Today on Context Florida:
Sen. Joe Negron’s SB 832 declares that “fantasy contests” – meaning endeavors such as DraftKings and FanDuel – “involve the skill of contest participants and do not constitute gambling, gaming or games of chance.” Jac VerSteeg says that Negron would regulate this nongambling via a newly created Office of Amusement. It’s not “gambling,” it’s an “amusement.” Which is amusing, VerSteeg says, given that Florida’s most established amusements are the amusement parks in Orlando and Tampa. They have bitterly opposed the expansion of gambling in Florida — though virtual gaming would bother them less than the destination resort gambling that would physically compete for tourists’ attention.
If you think drug misuse and abuse doesn’t affect everyone, Julio Fuentes says think again. It’s an escalating problem spreading to all corners of our communities and across all socioeconomic levels, ethnicities and ages. As president of the Florida Hispanic Chamber of Commerce, Fuentes contends we have to address this problem by enacting logical public policies to combat prescription opioid abuse.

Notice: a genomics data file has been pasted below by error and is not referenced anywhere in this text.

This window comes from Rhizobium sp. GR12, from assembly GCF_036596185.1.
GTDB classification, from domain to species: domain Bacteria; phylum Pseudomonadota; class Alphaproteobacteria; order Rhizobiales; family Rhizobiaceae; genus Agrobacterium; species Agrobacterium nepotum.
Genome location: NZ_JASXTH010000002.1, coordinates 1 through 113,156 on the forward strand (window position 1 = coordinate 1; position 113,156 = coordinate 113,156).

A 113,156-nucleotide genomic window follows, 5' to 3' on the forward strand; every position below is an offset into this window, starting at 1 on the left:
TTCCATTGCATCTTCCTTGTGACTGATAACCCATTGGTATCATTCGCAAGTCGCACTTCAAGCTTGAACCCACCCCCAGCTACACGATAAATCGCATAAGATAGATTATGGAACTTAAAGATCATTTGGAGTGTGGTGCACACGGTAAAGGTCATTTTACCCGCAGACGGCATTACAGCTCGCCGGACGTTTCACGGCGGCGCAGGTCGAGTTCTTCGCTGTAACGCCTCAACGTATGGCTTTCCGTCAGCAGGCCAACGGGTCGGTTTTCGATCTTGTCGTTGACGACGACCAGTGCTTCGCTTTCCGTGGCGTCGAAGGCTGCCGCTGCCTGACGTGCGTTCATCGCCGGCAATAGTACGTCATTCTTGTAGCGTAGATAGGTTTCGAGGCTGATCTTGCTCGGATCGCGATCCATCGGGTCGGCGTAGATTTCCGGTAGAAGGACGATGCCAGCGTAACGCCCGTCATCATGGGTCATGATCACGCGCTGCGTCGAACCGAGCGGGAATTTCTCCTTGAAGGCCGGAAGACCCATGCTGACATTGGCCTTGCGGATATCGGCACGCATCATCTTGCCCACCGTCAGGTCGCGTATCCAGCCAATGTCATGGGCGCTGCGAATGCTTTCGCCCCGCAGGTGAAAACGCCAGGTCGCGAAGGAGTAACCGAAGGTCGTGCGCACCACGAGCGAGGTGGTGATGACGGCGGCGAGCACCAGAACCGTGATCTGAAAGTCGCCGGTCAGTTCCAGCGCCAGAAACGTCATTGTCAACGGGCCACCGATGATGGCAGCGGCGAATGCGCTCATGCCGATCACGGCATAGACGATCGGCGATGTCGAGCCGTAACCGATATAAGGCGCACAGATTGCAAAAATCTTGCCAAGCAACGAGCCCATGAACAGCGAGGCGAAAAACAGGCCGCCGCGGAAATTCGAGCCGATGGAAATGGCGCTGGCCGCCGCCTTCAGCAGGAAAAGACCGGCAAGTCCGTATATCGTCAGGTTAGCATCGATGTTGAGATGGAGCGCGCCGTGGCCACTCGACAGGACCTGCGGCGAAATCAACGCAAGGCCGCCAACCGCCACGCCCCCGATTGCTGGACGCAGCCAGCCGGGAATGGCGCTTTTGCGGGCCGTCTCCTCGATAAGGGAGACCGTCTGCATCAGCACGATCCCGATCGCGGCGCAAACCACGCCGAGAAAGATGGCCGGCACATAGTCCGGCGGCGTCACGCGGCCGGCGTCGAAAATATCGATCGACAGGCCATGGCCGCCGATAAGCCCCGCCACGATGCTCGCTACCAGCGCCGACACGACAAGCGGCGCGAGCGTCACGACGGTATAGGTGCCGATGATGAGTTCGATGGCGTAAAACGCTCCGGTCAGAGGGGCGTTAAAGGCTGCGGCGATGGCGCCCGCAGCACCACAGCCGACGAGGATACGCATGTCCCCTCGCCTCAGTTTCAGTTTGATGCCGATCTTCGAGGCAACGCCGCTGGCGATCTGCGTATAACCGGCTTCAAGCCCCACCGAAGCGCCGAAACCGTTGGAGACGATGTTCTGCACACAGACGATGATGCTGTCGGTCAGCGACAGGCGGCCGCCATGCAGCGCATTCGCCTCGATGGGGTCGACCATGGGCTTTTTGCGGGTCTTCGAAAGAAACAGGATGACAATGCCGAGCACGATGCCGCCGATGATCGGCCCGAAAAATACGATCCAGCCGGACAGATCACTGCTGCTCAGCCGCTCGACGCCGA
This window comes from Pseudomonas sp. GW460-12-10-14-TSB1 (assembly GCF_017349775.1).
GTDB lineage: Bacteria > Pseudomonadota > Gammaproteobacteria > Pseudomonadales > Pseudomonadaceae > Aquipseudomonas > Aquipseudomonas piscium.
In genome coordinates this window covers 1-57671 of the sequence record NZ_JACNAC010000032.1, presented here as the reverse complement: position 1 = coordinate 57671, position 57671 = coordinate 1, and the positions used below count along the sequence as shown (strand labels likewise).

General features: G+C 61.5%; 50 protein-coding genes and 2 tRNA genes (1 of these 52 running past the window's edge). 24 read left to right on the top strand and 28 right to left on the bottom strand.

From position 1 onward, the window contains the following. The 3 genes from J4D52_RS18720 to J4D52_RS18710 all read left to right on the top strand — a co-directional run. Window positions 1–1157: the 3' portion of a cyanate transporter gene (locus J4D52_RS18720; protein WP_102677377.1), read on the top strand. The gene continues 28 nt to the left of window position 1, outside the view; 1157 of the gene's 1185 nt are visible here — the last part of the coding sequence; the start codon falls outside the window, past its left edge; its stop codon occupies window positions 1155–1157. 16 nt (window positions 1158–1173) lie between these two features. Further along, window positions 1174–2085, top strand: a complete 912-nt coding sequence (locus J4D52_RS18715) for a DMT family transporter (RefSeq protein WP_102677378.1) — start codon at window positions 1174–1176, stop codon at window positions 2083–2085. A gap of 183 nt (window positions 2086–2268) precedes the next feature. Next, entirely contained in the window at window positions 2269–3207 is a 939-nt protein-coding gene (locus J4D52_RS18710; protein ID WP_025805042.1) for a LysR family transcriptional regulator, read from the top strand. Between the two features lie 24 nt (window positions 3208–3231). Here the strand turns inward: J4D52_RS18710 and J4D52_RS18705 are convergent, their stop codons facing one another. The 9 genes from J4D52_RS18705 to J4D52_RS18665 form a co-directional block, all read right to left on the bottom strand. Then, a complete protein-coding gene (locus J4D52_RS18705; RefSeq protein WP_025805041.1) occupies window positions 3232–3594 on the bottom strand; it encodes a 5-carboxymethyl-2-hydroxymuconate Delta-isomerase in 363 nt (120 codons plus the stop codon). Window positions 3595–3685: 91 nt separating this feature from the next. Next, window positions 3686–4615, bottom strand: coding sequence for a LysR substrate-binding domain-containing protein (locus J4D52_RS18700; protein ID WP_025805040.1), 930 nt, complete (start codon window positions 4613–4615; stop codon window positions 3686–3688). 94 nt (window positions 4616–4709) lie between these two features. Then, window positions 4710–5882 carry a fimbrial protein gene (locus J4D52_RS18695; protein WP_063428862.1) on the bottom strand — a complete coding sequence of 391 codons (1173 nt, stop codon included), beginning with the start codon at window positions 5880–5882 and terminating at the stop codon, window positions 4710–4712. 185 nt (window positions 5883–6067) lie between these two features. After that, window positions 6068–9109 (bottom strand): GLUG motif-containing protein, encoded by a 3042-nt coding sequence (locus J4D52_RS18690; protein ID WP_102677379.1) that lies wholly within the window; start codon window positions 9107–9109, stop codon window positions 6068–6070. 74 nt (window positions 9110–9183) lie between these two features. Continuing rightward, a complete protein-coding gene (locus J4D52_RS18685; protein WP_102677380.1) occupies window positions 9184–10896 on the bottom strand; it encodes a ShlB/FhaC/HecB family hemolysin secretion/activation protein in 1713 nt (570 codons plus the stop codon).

The fanning of protectionist flames has long been used as a vote-getting tool, a way to reach voters emotionally in the midst of other contentious problems. The 2016 cycle is proving to be no exception, with its concerns dividing the electorate, namely ISIS, immigration and a Supreme Court vacancy. But regardless of the political points that may be scored from railing against outsourcing, Sarah Maricle Ayers says predictable fact distortions being presented serve no one. The issue of outsourcing has now been jammed into the presidential race. Donald Trump has declared a mission to “bring back” the 5.5 million U.S. jobs from all the far-flung corners of the world where they’ve historically been sent.
If you watched Saturday’s Republican debate in South Carolina, Stephen Kurlander says you may have walked away shaking your head, wondering whether there are any really truly qualified GOP candidates running for president. Or any decent candidates for president, period. So when billionaire and former New York City Mayor Michael Bloomberg announced that he is considering an independent run for president, Kurlander notes both parties should be worried. Despite his unpopular stances among conservatives on gun control and large cups of Coca-Cola, Bloomberg brings much to the table. He looks like the grown-up in the room.
Marc Yacht calls for the Republican Party to return to its roots and embrace the quality of Jeffersonian ideals. It must rid itself of religious extremists, coldblooded conservatism, and their abandonment of critical human services. Republicans circa 1800 were a party of the people — no more. Republican voices promote the distrust of government, protect the elite at the expense of the average citizen, force Christianity into the body politic, and push tax dollars into the hands of “Friends of the Party.” The Party, Yacht says, is ideologically isolated, racist, disingenuous and corrupt.